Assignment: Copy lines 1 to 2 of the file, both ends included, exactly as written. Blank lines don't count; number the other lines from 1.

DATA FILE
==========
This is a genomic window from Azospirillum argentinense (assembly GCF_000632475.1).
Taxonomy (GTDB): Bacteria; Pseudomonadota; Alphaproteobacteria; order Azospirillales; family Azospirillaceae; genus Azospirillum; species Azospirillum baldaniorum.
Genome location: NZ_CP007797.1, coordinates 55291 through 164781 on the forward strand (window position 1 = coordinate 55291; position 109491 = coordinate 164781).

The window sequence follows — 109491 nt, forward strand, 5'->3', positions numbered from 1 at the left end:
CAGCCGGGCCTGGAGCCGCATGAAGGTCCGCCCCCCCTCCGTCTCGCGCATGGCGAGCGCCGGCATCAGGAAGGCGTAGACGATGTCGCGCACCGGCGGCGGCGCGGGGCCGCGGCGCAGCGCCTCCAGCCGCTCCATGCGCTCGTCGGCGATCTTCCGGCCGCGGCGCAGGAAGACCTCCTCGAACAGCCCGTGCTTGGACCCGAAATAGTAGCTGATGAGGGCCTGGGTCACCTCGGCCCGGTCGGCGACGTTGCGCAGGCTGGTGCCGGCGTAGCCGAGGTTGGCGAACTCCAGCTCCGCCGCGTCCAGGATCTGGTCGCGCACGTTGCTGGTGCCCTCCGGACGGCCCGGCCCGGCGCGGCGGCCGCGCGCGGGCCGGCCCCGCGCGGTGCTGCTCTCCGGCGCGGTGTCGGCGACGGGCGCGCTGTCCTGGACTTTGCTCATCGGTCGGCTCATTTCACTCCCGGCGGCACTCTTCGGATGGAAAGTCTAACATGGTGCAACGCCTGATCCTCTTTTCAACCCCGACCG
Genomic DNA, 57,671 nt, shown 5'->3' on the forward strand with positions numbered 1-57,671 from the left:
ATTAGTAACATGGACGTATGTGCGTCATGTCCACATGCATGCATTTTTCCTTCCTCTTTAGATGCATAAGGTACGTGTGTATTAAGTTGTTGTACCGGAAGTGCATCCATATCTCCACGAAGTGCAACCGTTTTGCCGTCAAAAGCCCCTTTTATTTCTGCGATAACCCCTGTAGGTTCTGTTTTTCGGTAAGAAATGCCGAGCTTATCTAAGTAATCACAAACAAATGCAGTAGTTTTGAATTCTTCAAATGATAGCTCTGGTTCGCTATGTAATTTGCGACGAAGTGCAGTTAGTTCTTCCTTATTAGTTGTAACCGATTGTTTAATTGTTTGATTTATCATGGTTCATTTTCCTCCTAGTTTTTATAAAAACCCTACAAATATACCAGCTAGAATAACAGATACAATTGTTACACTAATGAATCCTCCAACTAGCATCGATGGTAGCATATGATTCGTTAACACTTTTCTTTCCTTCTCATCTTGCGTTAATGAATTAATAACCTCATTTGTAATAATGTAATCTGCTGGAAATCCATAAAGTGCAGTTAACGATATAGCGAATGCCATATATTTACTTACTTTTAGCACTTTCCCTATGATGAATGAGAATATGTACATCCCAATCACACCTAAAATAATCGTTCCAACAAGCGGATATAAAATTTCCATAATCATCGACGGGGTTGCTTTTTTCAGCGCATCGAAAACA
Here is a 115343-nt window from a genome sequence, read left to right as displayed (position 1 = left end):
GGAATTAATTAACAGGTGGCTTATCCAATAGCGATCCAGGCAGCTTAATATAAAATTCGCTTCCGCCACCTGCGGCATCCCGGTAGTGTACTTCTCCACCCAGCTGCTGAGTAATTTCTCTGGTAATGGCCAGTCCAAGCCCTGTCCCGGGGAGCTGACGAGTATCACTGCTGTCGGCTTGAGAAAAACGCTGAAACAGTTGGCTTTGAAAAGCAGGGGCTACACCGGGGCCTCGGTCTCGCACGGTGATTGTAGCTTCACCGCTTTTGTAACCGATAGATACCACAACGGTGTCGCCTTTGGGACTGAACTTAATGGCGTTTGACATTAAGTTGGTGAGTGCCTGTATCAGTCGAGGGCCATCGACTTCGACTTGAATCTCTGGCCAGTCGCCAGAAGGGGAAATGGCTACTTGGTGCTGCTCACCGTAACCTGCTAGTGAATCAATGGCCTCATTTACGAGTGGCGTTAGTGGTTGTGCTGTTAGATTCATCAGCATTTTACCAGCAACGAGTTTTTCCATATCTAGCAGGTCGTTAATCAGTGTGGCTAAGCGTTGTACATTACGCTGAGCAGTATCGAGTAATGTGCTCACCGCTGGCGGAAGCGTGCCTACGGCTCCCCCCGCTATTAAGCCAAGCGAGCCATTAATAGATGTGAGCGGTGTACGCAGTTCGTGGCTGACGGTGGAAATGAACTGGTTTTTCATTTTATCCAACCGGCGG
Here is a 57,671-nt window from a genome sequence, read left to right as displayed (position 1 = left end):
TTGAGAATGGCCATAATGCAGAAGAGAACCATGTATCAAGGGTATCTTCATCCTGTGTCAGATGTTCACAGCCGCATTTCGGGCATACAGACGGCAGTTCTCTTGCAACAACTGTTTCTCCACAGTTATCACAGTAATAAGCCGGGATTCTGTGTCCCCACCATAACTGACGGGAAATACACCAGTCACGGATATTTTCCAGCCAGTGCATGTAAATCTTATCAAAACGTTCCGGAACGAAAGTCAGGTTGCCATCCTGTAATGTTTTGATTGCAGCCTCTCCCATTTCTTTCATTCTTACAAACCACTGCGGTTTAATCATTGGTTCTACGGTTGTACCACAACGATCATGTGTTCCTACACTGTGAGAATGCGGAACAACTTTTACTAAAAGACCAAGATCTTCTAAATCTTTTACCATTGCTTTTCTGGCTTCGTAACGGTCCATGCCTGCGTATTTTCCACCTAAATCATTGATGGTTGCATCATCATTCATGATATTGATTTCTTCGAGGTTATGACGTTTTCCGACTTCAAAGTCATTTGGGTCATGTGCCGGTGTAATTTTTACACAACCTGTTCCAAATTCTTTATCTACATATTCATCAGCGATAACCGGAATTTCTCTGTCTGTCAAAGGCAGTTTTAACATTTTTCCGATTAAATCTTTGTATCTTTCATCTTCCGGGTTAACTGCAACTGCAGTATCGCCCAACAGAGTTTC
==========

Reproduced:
This is a genomic window from Azospirillum argentinense (assembly GCF_000632475.1).
Taxonomy (GTDB): Bacteria; Pseudomonadota; Alphaproteobacteria; order Azospirillales; family Azospirillaceae; genus Azospirillum; species Azospirillum baldaniorum.